Dracula Orchids

dracula_portrait_by_chachimpski-d3jyuuxDracula Orchids?!

Is there a blood sucking orchid lurking in the mysterious cloud forests of Ecuador? Are its fangs just waiting to impale some unsuspecting creature as it passes the sinister bloom? CryptoVille had to investigate this one!

According to biologists, Dracula orchids are real and there are 150 or so species of these types of orchids that use mimicry to lure pollinators into their sticky grasp. They’re found in Central America and the northwest areas of the Andes Mountains which are part of South America. (Image above right by chachimpski on Deviant.)

The scientists focused on the plants’ use of mimicry to try and determine how that behavior evolved and how it could be used to ensure the survival of these plants as their natural habitat rapidly decreases.

DraculaOrchid02DVampiraAccording to University of Oregon (UO) biologist, Barbara “Bitty” Roy, “Mimicry is one of the best examples of natural selection that we have. How mimicry evolves is a big question in evolutionary biology. In this case, there are about 150 species of these orchids. How are they pollinated? What sorts of connections are there? It’s a case where these orchids plug into an entire endangered system. This work was done in the last unlogged watershed in western Ecuador, where cloud forests are disappearing at an alarming rate.” (Photo left of Dracula vampira.)

What’s in a Name

Dracula (“little dragon”) orchids were so named because people thought they saw a dragon’s face in the arrangement of their petals, but others swore the blossom looked like the blood-sucking count in his bat form. Either way, this little orchid has a very sneaky way of getting what it wants, much like the mythical Count.

Science tells us these orchids imitate mushrooms by resembling them and smelling like them. The targeted pollinators are the Drosophilidae family of flies, of which there are about 11 species living near the orchids. Guess who loves mushrooms? That’s right, the Drosophildae family of flies.

848-06786113 © Minden Pictures / Masterfile Model Release: No Property Release: No Orchid (Dracula wallisii) flower and Small Fruit Fly (Drosophilidae) group in cloud forest, Tandayapa Valley, western slope of Andes, Ecuador
848-06786113
© Minden Pictures / Masterfile
Model Release: No
Property Release: No
Orchid (Dracula wallisii) flower and Small Fruit Fly (Drosophilidae) group in cloud forest, Tandayapa Valley, western slope of Andes, Ecuador

Tobias Policha, a plant scientist at UO’s Institute of Ecology and Evolution, said, “Dracula orchids look and smell like mushrooms. We wanted to understand what it is about the flowers that is attractive to these mushroom-visiting flies.” (Image right of D. wallisii in Ecuador.)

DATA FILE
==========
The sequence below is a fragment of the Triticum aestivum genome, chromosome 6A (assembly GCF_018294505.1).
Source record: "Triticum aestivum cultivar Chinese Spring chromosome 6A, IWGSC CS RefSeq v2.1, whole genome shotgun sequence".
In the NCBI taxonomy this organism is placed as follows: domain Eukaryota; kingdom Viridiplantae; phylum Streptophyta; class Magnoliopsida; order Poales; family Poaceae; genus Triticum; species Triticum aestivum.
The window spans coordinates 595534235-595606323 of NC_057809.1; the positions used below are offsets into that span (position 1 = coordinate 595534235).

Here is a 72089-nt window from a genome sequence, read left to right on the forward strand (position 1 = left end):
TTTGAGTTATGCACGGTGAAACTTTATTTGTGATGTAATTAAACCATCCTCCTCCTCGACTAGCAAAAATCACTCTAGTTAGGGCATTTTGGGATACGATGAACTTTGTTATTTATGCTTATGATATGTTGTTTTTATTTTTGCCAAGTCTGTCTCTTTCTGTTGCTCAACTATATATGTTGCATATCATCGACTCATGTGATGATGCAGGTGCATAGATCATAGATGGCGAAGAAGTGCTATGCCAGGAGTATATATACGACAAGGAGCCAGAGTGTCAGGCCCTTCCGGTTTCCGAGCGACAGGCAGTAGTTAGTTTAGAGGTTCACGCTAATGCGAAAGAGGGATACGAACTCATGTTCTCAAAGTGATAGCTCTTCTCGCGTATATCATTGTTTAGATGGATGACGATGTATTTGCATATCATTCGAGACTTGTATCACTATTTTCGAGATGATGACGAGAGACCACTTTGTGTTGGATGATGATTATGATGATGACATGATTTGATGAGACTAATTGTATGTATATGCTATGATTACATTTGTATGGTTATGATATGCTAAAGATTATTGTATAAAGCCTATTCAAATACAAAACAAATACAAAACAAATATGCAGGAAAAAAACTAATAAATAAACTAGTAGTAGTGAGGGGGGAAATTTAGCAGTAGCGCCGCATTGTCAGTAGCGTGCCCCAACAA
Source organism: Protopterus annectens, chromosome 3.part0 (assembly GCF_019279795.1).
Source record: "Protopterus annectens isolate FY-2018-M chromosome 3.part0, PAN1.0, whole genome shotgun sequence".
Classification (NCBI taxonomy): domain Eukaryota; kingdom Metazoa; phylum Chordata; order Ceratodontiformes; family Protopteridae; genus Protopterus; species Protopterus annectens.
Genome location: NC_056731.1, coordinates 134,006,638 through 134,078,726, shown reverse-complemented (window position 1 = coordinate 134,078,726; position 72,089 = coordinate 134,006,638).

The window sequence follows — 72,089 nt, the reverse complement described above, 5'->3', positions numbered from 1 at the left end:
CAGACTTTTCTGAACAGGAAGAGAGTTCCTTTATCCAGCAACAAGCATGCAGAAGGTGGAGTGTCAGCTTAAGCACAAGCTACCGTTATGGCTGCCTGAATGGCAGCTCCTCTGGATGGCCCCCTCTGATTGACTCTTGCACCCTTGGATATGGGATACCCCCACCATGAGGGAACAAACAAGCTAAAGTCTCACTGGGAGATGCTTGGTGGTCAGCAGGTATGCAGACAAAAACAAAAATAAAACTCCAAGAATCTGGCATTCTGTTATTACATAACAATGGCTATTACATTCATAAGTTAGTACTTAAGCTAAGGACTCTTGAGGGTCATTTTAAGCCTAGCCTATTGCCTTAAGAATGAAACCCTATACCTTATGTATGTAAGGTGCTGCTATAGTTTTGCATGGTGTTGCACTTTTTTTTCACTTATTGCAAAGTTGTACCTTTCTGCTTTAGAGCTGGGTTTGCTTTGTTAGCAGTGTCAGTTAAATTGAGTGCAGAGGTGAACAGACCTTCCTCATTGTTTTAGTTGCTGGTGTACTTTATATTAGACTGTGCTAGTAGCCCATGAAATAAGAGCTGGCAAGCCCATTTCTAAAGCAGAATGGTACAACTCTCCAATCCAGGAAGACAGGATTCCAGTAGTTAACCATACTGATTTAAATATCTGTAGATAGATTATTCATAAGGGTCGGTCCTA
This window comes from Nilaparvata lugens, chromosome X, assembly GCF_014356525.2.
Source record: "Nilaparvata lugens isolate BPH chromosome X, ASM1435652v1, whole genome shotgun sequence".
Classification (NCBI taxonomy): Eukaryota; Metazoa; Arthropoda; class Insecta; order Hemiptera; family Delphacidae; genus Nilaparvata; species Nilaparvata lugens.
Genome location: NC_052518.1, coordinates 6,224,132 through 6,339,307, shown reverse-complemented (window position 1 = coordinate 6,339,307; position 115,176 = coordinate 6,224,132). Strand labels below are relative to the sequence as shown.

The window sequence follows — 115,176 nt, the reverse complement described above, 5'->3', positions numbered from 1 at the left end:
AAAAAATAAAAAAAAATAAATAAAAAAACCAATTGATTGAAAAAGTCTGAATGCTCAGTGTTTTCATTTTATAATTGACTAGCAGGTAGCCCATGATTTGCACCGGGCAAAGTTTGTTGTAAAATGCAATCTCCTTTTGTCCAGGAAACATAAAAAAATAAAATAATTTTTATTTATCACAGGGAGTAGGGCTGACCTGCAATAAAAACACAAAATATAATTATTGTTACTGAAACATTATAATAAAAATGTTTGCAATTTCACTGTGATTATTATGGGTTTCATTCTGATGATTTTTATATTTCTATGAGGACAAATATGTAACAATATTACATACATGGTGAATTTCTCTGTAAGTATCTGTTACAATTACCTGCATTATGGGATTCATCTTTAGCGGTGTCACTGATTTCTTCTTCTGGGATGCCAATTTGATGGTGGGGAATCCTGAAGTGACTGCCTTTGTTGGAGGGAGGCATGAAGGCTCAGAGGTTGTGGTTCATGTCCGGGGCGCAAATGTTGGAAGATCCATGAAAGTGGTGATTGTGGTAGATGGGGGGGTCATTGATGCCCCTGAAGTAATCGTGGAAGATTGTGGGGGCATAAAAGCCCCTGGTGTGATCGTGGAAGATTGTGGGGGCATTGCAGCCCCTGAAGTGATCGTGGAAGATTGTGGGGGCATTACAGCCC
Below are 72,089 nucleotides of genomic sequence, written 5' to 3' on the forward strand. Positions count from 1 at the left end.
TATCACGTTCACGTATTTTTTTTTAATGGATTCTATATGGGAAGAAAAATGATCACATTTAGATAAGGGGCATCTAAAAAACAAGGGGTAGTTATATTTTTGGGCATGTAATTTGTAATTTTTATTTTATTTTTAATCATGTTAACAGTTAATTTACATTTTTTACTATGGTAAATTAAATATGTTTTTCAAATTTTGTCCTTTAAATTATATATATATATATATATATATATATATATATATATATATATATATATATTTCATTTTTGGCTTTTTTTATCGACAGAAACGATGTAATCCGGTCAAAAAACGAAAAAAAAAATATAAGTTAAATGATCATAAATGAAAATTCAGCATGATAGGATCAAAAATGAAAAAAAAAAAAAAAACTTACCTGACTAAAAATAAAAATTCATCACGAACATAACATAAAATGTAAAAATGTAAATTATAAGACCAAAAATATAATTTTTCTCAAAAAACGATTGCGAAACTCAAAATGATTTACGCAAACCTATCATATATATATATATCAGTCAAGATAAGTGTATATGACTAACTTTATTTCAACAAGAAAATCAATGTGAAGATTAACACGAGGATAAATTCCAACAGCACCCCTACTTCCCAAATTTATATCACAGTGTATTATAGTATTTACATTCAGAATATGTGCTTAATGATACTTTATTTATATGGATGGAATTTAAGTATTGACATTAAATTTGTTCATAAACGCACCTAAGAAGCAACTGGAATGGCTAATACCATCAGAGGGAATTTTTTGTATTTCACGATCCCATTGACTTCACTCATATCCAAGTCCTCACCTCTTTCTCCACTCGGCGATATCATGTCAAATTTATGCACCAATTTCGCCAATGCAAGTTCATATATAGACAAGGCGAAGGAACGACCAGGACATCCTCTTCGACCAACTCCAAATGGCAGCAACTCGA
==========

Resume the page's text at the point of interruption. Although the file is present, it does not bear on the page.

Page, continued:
According to Roy, “What the orchid wants the fly to do when it arrives is to crawl into the column, whereupon the orchid sticks a pollinium [a gooey, saddlebag-like mass containing the orchid’s pollen] onto the fly so that the fly can’t possibly get it off. The fly then goes to another orchid, which then pulls it off.”

The flies apparently love this arrangement because they eat the yeast growing inside the orchid, have been known to mate while on the orchids, then go lay their eggs on mushrooms also growing in the area.

DraculaOrchid013-D Printers Aid the Study

The scientists used 3-D printer technology to create fake Dracula orchids that they used in the study. They were able to experiment with the appearance of these orchids to see what exactly attracts the flies to them. Artist Melinda Barnadas of Magpie Studio experimented with the color and look of these fake orchids to help the scientists find the factor(s) attracting the flies. (Photo left shows a real Dracula orchid on the left, with painted reproductions in the center and right. This is how the scientists conducted their experiments.)

Turns out the labellum, attached to the orchid’s reproductive column, is the key. The labellum sort of looks like a mushroom. Here’s a photo of the labellum of D. vampira compared to a nearby Gilled mushroom.

DraculaOrchid04GilledMushroomDVampira

Amazing, isn’t it?

Don’t Blink

Dracula orchids, another fascinating creation of Mother Nature! The sad part is how quickly those cloud forests are disappearing in South America along with everything living in them. Hopefully the scientists will be able to figure out how to help these orchids survive so they never join the roster of plant cryptids.

What do you think about this?

References

https://www.sciencedaily.com/releases/2016/02/160223091737.htm?utm_source=feedburner&utm_medium=email&utm_campaign=Feed%3A+sciencedaily%2Fmost_popular+%28Most+Popular+News+–+ScienceDaily%29

 

 

 

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